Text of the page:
Researchers 111 Years Apart Agree, Manure Restores Soil Health

Farmland
( Anna-Lisa Laca )

By Jen Sorenson, Iowa Select Farms

What Soil Scientists Said in 1907: Ways in which manure is beneficial 

One of the most valuable assets of a farm is the manure produced upon it. It represents fertility which has been drawn from the soil by crops and must be returned to it, if productiveness is to be maintained. It not only adds to the store of plant food in the soil by returning the nitrogen, phosphoric acid and potash removed by the crops, but it also renders the native plant food of the soil more available. 

Some of the more important ways in which manure benefits the soil may be briefly stated, as follows: 
1. It increases the supply of humus 
2. It adds plant food 
3. It acts upon the soil in such a manner as to render the plant food of the soil more available 
4. It makes the soil warmer 
5. It enables the soil to receive and retain more water, and to give it up gradually to growing crops 
6. It improves soil ventilation 
7. It aids in the development of bacteria 
8. It helps to prevent the denuding effect of washing and heavy wind storms 
- A.H. Snyder, Soils Specialist, Iowa State College Agricultural Extension – October, 1907

What Researchers Say Today: Precision agriculture tools drive continuous manure management improvement 
“The value of animal manure as a crop fertilizer has been known to farmers for centuries,” says Dr. Dan Andersen, assistant professor in agricultural and biosystems engineering at Iowa State University. “But with only 25% of Iowa cropland being fertilized with manure, the nutrients found in manure are needed now more than ever.”

Andersen says current research tends to focus on the use of technology to better store and utilize the nutrients found in manure. “Many of these new technologies are quite sophisticated and mean that farmers today manage manure better than ever. After all, tractors and the equipment they control are nothing more than computers with wheels!”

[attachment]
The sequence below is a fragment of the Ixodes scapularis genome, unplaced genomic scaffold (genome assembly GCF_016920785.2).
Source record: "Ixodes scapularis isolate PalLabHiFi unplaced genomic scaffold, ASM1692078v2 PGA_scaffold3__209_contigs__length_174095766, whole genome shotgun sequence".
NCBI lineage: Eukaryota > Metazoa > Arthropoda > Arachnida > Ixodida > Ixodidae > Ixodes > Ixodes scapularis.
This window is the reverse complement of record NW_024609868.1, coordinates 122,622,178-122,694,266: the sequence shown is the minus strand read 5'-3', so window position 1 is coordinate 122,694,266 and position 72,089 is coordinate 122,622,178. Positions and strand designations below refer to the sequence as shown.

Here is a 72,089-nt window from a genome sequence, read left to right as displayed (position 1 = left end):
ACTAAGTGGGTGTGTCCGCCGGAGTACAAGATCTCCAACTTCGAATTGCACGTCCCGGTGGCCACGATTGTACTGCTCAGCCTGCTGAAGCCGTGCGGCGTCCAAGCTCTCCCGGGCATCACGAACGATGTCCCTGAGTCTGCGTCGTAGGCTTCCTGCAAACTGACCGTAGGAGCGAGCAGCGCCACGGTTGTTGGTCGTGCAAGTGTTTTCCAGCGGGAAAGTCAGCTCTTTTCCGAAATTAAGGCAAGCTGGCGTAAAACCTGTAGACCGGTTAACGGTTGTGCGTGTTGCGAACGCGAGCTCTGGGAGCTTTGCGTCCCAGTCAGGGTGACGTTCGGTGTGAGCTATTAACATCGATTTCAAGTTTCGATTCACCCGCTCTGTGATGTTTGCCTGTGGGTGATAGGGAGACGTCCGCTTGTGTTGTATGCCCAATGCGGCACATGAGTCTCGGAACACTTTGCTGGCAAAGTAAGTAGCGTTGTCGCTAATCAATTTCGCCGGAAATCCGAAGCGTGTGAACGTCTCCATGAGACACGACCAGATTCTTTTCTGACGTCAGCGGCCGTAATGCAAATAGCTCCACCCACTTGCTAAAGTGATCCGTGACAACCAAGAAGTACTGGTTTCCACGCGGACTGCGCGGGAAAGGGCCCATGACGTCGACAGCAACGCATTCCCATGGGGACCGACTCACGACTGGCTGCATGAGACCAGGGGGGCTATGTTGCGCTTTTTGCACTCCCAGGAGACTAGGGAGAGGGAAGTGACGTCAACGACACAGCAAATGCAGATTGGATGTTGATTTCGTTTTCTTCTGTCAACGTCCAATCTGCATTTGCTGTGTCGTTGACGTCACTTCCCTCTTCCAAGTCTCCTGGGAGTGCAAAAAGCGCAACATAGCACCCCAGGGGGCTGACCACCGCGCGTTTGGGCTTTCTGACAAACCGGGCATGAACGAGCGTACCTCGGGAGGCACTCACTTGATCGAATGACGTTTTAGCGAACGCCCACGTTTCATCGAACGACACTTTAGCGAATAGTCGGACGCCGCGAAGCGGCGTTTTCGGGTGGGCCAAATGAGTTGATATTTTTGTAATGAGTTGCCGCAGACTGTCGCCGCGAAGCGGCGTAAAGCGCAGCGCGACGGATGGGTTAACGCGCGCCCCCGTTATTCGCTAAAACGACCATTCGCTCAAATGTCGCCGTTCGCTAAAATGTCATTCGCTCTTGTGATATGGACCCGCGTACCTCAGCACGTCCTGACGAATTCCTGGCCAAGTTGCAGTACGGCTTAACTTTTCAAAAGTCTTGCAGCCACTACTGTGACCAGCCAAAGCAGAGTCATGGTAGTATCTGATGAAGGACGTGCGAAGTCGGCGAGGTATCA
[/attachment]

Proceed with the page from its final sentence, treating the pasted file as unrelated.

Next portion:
He cites the following technologies that ensure farmers are using the 4R Nutrient Stewardship strategy. 
1. Mapping crop yields 
2. Matching the amount of manure applied to what the crop actually needs 
3. Data processing to match manure flow rates to fertility needs 
4. Managing cover crops to work tandem with animal manure 

Most current manure management research focuses on soil health, agricultural sustainability and improving the robustness of our soils to occurrences of drought or heavy rainfall. These subjects often have one thing in common—how to increase soil organic matter as a way to improve soil tilth and structure. 

Better Technology, Better Precision 
Today, Geographical Information System (GIS) software allows pig farmers the ability to view the manure source and the neighboring fields receiving the nutrients. Every parcel of ground is mapped into the system, including creeks, building sites, terraces or tile outlets. Aerial imagery is used as the base maps and layers are then added for contours, county tile lines, flood area, water sources and public areas. GIS technology ensures manure is applied responsibly and in compliance with all state regulations. 

“With today’s technology, including GPS location guidance, flow controllers and weigh scales on manure spreaders, it is possible to vary the rate of application on-the-go as the applicator moves through the field,” Andersen says. “The farmer can then generate maps of how many gallons per acre are applied.” 

Andersen says getting a firm grasp on issues such as manure nutrient content, variability of nutrient content during application, how accurate can farmers hit rate targets, how uniform is the application and how good is the application method will be the subject of continuing research.
 

 
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